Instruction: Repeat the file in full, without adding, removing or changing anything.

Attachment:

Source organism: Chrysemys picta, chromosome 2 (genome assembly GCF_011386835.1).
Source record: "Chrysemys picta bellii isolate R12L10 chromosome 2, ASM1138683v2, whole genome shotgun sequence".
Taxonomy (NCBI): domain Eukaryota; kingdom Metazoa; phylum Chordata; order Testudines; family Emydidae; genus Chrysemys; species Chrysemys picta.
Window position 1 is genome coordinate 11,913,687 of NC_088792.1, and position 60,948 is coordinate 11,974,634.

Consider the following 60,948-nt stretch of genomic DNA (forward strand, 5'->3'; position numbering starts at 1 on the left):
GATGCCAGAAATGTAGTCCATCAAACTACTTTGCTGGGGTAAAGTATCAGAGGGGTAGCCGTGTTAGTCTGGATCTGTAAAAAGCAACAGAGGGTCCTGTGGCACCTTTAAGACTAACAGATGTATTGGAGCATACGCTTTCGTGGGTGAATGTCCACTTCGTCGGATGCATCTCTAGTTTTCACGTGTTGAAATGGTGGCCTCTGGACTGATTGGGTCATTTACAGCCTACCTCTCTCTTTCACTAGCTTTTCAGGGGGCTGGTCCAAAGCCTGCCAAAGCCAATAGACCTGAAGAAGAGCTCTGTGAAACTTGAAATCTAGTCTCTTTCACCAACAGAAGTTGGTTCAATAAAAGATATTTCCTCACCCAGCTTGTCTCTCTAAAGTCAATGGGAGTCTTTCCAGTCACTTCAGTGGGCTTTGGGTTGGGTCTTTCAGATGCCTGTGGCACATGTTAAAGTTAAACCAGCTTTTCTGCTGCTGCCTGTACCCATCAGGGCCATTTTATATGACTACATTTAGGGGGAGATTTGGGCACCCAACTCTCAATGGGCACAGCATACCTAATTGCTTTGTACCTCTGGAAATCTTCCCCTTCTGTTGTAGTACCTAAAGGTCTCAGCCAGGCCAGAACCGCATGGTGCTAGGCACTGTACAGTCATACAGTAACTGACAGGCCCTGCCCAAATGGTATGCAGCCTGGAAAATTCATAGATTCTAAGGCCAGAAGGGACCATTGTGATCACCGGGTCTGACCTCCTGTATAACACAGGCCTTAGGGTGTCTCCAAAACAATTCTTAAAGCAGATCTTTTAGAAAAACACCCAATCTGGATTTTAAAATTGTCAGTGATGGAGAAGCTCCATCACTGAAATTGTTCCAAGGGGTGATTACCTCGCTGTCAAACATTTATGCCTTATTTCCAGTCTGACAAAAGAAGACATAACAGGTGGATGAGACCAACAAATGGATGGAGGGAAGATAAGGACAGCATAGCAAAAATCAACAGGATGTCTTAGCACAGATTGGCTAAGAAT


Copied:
Source organism: Chrysemys picta, chromosome 2 (genome assembly GCF_011386835.1).
Source record: "Chrysemys picta bellii isolate R12L10 chromosome 2, ASM1138683v2, whole genome shotgun sequence".
Taxonomy (NCBI): domain Eukaryota; kingdom Metazoa; phylum Chordata; order Testudines; family Emydidae; genus Chrysemys; species Chrysemys picta.
Window position 1 is genome coordinate 11,913,687 of NC_088792.1, and position 60,948 is coordinate 11,974,634.

Consider the following 60,948-nt stretch of genomic DNA (forward strand, 5'->3'; position numbering starts at 1 on the left):
GATGCCAGAAATGTAGTCCATCAAACTACTTTGCTGGGGTAAAGTATCAGAGGGGTAGCCGTGTTAGTCTGGATCTGTAAAAAGCAACAGAGGGTCCTGTGGCACCTTTAAGACTAACAGATGTATTGGAGCATACGCTTTCGTGGGTGAATGTCCACTTCGTCGGATGCATCTCTAGTTTTCACGTGTTGAAATGGTGGCCTCTGGACTGATTGGGTCATTTACAGCCTACCTCTCTCTTTCACTAGCTTTTCAGGGGGCTGGTCCAAAGCCTGCCAAAGCCAATAGACCTGAAGAAGAGCTCTGTGAAACTTGAAATCTAGTCTCTTTCACCAACAGAAGTTGGTTCAATAAAAGATATTTCCTCACCCAGCTTGTCTCTCTAAAGTCAATGGGAGTCTTTCCAGTCACTTCAGTGGGCTTTGGGTTGGGTCTTTCAGATGCCTGTGGCACATGTTAAAGTTAAACCAGCTTTTCTGCTGCTGCCTGTACCCATCAGGGCCATTTTATATGACTACATTTAGGGGGAGATTTGGGCACCCAACTCTCAATGGGCACAGCATACCTAATTGCTTTGTACCTCTGGAAATCTTCCCCTTCTGTTGTAGTACCTAAAGGTCTCAGCCAGGCCAGAACCGCATGGTGCTAGGCACTGTACAGTCATACAGTAACTGACAGGCCCTGCCCAAATGGTATGCAGCCTGGAAAATTCATAGATTCTAAGGCCAGAAGGGACCATTGTGATCACCGGGTCTGACCTCCTGTATAACACAGGCCTTAGGGTGTCTCCAAAACAATTCTTAAAGCAGATCTTTTAGAAAAACACCCAATCTGGATTTTAAAATTGTCAGTGATGGAGAAGCTCCATCACTGAAATTGTTCCAAGGGGTGATTACCTCGCTGTCAAACATTTATGCCTTATTTCCAGTCTGACAAAAGAAGACATAACAGGTGGATGAGACCAACAAATGGATGGAGGGAAGATAAGGACAGCATAGCAAAAATCAACAGGATGTCTTAGCACAGATTGGCTAAGAAT